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Saturday, June 02, 2007

Red Flags

Dear Evil HR Lady,

Why is a gap in work history such a big deal? Why do applicants have to list volunteering, education, commercial attempts to account for what they were doing? So long as they weren't in jail, having mental therapy, or engaged in some illegal activity, what's wrong with taking off a couple of years (after a quarter-century of working 110%) and sitting by the beach contemplating life? When I was working, my co-workers and myself had to feign a "laid-back" attitude. Everyone had a driving sense of urgency; that was a given. We worked hard to do the job and (sometimes) harder to hide the sense of urgency. Yet I have always heard from HR that gaps in employment are a "red flag."


Dear Hammock-Jocky,

A red flag is not a brick wall. It's just something that jumps out to say, "ask more questions about this." In my experience, periods of unemployment ususally have good explanations--I got laid off, had a baby, moved with my spouse, my mother was ill and I needed to take care of her. It's that the ones with bad explanations can be really bad--I was in jail, repeatedly got fired so I just gave up for a while, I was too busy stalking someone to work.

I don't know why you had to feign a "laid back" attitude in your previous job. But, I don't see your explanation of "after giving it 110% for 25 years, I decided to spend 6 months relaxing" as a bad thing. Just something that needs explaining.


First Year said...

Its not such a big deal if you don't act like it is. During my first semester at law school, I quite a job I hated and stayed home for about 5 months.

Once I was interviewing again I usually explained that I wanted to get settled into school.

Good luck :)

Working Girl said...

Yay, Evil!

That's a fantastic answer. How reassuring to read that a "hiatus" is not the death knell for our careers we have always been told it is.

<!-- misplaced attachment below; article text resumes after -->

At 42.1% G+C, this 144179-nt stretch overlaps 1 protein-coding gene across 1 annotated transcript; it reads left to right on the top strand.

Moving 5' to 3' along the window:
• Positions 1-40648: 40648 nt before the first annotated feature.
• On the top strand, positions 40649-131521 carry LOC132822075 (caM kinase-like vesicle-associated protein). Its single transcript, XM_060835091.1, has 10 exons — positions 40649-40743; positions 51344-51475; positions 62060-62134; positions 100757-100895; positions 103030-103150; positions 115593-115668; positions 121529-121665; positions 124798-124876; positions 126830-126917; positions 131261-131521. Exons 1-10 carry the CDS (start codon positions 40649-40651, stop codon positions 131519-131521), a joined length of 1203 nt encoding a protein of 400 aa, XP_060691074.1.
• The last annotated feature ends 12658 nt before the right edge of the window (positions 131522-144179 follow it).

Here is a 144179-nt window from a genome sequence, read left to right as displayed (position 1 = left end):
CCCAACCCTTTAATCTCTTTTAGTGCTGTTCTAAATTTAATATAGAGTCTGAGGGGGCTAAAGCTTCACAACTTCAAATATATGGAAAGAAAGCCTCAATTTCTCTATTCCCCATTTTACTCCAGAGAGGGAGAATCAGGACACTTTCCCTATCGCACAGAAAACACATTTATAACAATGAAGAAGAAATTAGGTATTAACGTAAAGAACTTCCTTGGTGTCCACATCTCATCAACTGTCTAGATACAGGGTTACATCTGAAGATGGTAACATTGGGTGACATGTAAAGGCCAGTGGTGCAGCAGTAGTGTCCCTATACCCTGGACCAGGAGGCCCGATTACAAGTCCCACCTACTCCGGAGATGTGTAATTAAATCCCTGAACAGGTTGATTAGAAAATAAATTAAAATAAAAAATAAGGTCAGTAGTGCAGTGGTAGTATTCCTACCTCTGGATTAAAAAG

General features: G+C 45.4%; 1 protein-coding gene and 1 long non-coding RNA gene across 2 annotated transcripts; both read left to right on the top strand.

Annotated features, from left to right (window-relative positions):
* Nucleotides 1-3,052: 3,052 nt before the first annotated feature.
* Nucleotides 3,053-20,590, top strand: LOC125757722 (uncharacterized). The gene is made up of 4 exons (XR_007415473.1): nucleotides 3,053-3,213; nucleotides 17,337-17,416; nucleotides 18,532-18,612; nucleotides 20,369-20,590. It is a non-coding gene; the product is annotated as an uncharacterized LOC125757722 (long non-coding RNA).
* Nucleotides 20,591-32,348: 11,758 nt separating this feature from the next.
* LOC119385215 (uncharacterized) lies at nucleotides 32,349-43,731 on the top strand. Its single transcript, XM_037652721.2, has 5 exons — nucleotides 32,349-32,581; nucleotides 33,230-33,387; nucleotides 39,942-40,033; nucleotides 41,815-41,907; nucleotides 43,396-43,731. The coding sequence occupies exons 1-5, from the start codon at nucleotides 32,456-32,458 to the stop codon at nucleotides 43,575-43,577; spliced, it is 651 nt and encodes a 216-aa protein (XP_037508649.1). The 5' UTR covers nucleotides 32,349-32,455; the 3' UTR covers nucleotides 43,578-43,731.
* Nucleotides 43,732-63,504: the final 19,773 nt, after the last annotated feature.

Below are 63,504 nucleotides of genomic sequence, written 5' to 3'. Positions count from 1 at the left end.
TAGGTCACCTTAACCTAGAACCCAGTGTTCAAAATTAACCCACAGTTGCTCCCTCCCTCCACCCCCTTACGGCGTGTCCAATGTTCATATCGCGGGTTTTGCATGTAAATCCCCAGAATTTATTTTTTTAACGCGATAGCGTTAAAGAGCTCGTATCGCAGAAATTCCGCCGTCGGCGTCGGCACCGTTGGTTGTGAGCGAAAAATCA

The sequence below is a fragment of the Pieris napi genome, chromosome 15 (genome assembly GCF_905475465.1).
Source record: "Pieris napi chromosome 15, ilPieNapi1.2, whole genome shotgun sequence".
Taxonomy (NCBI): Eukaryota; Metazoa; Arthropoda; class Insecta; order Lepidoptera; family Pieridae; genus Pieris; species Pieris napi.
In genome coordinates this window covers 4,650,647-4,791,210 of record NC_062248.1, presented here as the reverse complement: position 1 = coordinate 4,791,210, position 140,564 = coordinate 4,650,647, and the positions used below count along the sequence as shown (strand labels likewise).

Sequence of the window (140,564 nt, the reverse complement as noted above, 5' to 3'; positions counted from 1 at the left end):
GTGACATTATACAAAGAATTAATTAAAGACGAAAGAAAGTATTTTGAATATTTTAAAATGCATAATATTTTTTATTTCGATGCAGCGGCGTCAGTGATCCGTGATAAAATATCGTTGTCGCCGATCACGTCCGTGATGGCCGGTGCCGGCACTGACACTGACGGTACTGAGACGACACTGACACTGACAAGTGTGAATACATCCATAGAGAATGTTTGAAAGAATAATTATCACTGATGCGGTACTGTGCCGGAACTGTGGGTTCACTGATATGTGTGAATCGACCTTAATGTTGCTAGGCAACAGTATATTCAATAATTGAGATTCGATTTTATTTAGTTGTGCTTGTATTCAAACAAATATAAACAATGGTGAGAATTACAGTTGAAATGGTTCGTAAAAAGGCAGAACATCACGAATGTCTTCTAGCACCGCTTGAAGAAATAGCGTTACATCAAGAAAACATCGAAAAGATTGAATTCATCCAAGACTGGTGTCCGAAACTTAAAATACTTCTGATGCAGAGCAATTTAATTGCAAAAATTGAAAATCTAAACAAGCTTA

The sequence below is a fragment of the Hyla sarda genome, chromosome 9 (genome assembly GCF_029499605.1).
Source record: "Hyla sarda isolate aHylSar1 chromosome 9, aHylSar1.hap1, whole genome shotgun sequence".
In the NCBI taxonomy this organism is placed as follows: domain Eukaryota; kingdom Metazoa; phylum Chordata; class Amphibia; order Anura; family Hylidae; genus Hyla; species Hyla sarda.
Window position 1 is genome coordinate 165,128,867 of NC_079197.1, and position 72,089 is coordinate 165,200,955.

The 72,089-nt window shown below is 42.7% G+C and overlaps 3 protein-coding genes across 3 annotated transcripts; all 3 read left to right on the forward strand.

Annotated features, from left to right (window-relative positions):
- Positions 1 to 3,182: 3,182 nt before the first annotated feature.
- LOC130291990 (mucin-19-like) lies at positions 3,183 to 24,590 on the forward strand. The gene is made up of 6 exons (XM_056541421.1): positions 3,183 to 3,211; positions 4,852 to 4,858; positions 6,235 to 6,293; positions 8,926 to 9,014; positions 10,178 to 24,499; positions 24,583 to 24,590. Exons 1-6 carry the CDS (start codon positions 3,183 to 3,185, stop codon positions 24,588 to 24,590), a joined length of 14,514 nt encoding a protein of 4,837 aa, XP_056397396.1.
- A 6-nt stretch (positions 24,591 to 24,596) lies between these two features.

That's why I read this blog. To find out what HR people are really thinking. I hope they're all as good as you.

Evil HR Lady said...

Well, I don't speak for all HR (I wish I did--think of the power!). But, I think that time off isn't a career killer. Newsweek just ran an article about moms returning to the workforce--and how companies were gladly accepting them. If I can take 10 years off, I don't see why our question writer can't take 6 months off.

I wish I could take 10 years off.

Evil HR Lady said...

Of course, It would also be helpful if I could read--he wants to take 2 years off, not 6 months.


Anonymous said...

When I was recruiting full-time, I always went through the resume with my candidate as more of a discussion piece to start off the interview. It really is just an obvious question when you are talking about someone's resume to say "what were you doing during this period", it's not necessarily something to trip you up.

However, we do look for a reasonable answer, like school, travel, family, personal time off, etc. One time I had someone relay all the details of their divorce, I mean the nitty-gritty details, yikes I came out of that one knowing WAY too much. Look for the cues when the recruiter is trying to move you onto another subject! :-)

CNS said...

Oy..."So long as they weren't in jail, having mental therapy, or engaged in some illegal activity..."

I will have been at my job a year next week. Before that...2 years unemployed. In that 2 years? i was in jail, I was in "mental therapy" and it never mattered. No job interview ever touched on that--when asked (rarely) why I was out of work so long, they were satisfied with "well, I keep applying but haven't been hired yet".

And so, y'know, mental therapy may well signify a disability, as in my case. And while many people think of a mental disorder as a scarlet flag, my bosses know and are cool with it. In fact, i can name at least four coworkers who are on some form of psychiatric medication.

Yeah. I just kinda took issue with that. Because it won't matter without a background check, and then only for jail. And the rest, no one is allowed to ask about.

Evil HR Lady said...

Mental health issues are one thing, jail is entirely another. You can hold jail time against someone unless it is somehow related to the job. However, I'd darn well want to know about it.

Most applications have a section on "have you ever been convicted of a felony?"

Again, it's a flag, not a brick wall.